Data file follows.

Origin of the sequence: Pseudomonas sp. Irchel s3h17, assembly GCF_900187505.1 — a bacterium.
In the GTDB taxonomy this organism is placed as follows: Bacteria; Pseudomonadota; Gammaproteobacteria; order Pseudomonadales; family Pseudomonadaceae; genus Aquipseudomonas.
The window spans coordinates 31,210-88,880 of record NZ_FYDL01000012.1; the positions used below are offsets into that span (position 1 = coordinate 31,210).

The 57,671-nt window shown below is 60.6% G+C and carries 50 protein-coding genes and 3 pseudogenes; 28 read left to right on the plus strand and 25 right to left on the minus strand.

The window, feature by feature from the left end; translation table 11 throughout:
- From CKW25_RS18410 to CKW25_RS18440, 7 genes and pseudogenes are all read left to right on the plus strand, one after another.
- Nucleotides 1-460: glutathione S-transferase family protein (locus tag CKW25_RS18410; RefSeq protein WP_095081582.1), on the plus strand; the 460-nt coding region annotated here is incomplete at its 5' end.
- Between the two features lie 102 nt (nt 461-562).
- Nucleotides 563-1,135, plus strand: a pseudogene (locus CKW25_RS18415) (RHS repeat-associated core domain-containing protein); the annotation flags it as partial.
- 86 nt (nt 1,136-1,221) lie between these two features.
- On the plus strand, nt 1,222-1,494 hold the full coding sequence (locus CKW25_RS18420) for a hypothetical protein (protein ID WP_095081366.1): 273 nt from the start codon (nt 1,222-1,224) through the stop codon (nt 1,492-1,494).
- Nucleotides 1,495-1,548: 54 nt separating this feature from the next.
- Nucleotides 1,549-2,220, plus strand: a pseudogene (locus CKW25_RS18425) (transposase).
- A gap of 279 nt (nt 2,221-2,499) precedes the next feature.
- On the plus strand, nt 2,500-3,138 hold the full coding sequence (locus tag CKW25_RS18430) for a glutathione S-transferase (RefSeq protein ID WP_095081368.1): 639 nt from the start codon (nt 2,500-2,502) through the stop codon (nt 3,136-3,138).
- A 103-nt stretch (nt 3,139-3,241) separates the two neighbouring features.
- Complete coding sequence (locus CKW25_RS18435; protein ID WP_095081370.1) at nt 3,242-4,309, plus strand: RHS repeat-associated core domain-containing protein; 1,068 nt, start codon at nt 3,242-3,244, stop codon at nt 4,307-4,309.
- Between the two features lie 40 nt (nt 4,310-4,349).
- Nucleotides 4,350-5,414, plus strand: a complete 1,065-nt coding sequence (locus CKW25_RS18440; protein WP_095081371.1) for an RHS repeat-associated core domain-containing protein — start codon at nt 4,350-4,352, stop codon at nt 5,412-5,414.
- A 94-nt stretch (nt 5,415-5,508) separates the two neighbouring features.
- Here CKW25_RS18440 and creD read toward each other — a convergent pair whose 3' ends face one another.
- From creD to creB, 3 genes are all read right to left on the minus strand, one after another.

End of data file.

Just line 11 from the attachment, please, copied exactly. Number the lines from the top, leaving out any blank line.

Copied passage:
- On the plus strand, nt 1,222-1,494 hold the full coding sequence (locus CKW25_RS18420) for a hypothetical protein (protein ID WP_095081366.1): 273 nt from the start codon (nt 1,222-1,224) through the stop codon (nt 1,492-1,494).